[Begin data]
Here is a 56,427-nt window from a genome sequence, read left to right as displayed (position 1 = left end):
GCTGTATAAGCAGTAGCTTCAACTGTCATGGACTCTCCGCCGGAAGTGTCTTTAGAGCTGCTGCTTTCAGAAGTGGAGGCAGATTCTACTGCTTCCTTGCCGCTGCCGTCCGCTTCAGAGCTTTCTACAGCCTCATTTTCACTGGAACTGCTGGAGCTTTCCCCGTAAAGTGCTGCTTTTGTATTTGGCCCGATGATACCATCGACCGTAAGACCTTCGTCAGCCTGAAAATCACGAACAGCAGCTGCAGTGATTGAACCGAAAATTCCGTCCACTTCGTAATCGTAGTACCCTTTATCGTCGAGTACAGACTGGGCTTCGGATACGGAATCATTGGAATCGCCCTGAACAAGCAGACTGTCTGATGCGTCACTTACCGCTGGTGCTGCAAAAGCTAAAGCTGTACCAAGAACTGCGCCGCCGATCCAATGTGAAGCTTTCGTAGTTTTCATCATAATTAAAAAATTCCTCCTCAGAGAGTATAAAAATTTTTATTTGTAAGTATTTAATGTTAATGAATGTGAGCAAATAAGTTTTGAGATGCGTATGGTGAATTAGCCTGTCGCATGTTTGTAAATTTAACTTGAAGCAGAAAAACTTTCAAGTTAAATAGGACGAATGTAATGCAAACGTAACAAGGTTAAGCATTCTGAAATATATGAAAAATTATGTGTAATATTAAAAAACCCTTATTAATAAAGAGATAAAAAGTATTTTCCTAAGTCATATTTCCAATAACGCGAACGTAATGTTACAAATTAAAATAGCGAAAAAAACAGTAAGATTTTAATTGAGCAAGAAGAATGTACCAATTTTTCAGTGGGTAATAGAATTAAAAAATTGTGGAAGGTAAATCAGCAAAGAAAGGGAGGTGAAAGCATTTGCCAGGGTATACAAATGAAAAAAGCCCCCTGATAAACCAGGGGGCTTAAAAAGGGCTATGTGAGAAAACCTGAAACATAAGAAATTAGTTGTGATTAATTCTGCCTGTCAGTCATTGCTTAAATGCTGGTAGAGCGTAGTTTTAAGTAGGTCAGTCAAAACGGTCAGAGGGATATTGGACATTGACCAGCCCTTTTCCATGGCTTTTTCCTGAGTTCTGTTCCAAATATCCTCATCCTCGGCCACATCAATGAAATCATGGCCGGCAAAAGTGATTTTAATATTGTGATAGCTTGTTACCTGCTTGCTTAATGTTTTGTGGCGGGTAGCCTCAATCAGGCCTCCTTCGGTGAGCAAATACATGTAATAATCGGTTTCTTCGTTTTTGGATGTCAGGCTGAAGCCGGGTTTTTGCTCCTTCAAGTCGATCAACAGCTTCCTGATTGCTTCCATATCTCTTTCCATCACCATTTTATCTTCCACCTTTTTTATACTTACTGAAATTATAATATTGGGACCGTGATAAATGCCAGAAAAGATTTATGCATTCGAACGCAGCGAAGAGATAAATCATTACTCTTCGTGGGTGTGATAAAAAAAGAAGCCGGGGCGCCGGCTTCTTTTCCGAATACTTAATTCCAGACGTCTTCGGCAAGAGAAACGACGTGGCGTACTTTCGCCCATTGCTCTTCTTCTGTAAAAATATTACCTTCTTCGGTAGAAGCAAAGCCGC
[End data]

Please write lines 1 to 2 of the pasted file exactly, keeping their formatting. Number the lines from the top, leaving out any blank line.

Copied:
Here is a 56,427-nt window from a genome sequence, read left to right as displayed (position 1 = left end):
GCTGTATAAGCAGTAGCTTCAACTGTCATGGACTCTCCGCCGGAAGTGTCTTTAGAGCTGCTGCTTTCAGAAGTGGAGGCAGATTCTACTGCTTCCTTGCCGCTGCCGTCCGCTTCAGAGCTTTCTACAGCCTCATTTTCACTGGAACTGCTGGAGCTTTCCCCGTAAAGTGCTGCTTTTGTATTTGGCCCGATGATACCATCGACCGTAAGACCTTCGTCAGCCTGAAAATCACGAACAGCAGCTGCAGTGATTGAACCGAAAATTCCGTCCACTTCGTAATCGTAGTACCCTTTATCGTCGAGTACAGACTGGGCTTCGGATACGGAATCATTGGAATCGCCCTGAACAAGCAGACTGTCTGATGCGTCACTTACCGCTGGTGCTGCAAAAGCTAAAGCTGTACCAAGAACTGCGCCGCCGATCCAATGTGAAGCTTTCGTAGTTTTCATCATAATTAAAAAATTCCTCCTCAGAGAGTATAAAAATTTTTATTTGTAAGTATTTAATGTTAATGAATGTGAGCAAATAAGTTTTGAGATGCGTATGGTGAATTAGCCTGTCGCATGTTTGTAAATTTAACTTGAAGCAGAAAAACTTTCAAGTTAAATAGGACGAATGTAATGCAAACGTAACAAGGTTAAGCATTCTGAAATATATGAAAAATTATGTGTAATATTAAAAAACCCTTATTAATAAAGAGATAAAAAGTATTTTCCTAAGTCATATTTCCAATAACGCGAACGTAATGTTACAAATTAAAATAGCGAAAAAAACAGTAAGATTTTAATTGAGCAAGAAGAATGTACCAATTTTTCAGTGGGTAATAGAATTAAAAAATTGTGGAAGGTAAATCAGCAAAGAAAGGGAGGTGAAAGCATTTGCCAGGGTATACAAATGAAAAAAGCCCCCTGATAAACCAGGGGGCTTAAAAAGGGCTATGTGAGAAAACCTGAAACATAAGAAATTAGTTGTGATTAATTCTGCCTGTCAGTCATTGCTTAAATGCTGGTAGAGCGTAGTTTTAAGTAGGTCAGTCAAAACGGTCAGAGGGATATTGGACATTGACCAGCCCTTTTCCATGGCTTTTTCCTGAGTTCTGTTCCAAATATCCTCATCCTCGGCCACATCAATGAAATCATGGCCGGCAAAAGTGATTTTAATATTGTGATAGCTTGTTACCTGCTTGCTTAATGTTTTGTGGCGGGTAGCCTCAATCAGGCCTCCTTCGGTGAGCAAATACATGTAATAATCGGTTTCTTCGTTTTTGGATGTCAGGCTGAAGCCGGGTTTTTGCTCCTTCAAGTCGATCAACAGCTTCCTGATTGCTTCCATATCTCTTTCCATCACCATTTTATCTTCCACCTTTTTTATACTTACTGAAATTATAATATTGGGACCGTGATAAATGCCAGAAAAGATTTATGCATTCGAACGCAGCGAAGAGATAAATCATTACTCTTCGTGGGTGTGATAAAAAAAGAAGCCGGGGCGCCGGCTTCTTTTCCGAATACTTAATTCCAGACGTCTTCGGCAAGAGAAACGACGTGGCGTACTTTCGCCCATTGCTCTTCTTCTGTAAAAATATTACCTTCTTCGGTAGAAGCAAAGCCGC